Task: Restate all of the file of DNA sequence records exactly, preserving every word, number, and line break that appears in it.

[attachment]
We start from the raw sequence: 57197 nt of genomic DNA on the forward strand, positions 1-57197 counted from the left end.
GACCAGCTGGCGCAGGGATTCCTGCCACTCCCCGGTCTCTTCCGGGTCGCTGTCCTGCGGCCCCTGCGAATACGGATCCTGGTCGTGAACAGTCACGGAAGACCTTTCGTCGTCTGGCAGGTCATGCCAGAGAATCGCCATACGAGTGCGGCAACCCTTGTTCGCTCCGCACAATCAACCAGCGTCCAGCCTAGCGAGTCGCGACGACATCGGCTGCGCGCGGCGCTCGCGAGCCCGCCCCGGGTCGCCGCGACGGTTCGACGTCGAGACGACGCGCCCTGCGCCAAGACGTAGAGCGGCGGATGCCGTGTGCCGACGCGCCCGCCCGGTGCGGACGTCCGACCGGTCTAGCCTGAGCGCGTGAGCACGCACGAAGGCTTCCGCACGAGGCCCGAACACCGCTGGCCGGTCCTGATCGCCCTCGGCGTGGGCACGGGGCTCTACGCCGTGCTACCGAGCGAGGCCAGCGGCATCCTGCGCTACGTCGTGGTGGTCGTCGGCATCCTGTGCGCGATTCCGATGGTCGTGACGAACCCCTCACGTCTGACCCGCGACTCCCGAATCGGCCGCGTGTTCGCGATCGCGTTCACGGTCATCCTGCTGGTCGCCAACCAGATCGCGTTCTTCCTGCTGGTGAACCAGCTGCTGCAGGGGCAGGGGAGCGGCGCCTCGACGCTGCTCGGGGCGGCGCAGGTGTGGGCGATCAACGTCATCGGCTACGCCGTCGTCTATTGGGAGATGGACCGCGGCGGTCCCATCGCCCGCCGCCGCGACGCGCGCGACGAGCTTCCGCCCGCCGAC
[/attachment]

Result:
We start from the raw sequence: 57197 nt of genomic DNA on the forward strand, positions 1-57197 counted from the left end.
GACCAGCTGGCGCAGGGATTCCTGCCACTCCCCGGTCTCTTCCGGGTCGCTGTCCTGCGGCCCCTGCGAATACGGATCCTGGTCGTGAACAGTCACGGAAGACCTTTCGTCGTCTGGCAGGTCATGCCAGAGAATCGCCATACGAGTGCGGCAACCCTTGTTCGCTCCGCACAATCAACCAGCGTCCAGCCTAGCGAGTCGCGACGACATCGGCTGCGCGCGGCGCTCGCGAGCCCGCCCCGGGTCGCCGCGACGGTTCGACGTCGAGACGACGCGCCCTGCGCCAAGACGTAGAGCGGCGGATGCCGTGTGCCGACGCGCCCGCCCGGTGCGGACGTCCGACCGGTCTAGCCTGAGCGCGTGAGCACGCACGAAGGCTTCCGCACGAGGCCCGAACACCGCTGGCCGGTCCTGATCGCCCTCGGCGTGGGCACGGGGCTCTACGCCGTGCTACCGAGCGAGGCCAGCGGCATCCTGCGCTACGTCGTGGTGGTCGTCGGCATCCTGTGCGCGATTCCGATGGTCGTGACGAACCCCTCACGTCTGACCCGCGACTCCCGAATCGGCCGCGTGTTCGCGATCGCGTTCACGGTCATCCTGCTGGTCGCCAACCAGATCGCGTTCTTCCTGCTGGTGAACCAGCTGCTGCAGGGGCAGGGGAGCGGCGCCTCGACGCTGCTCGGGGCGGCGCAGGTGTGGGCGATCAACGTCATCGGCTACGCCGTCGTCTATTGGGAGATGGACCGCGGCGGTCCCATCGCCCGCCGCCGCGACGCGCGCGACGAGCTTCCGCCCGCCGAC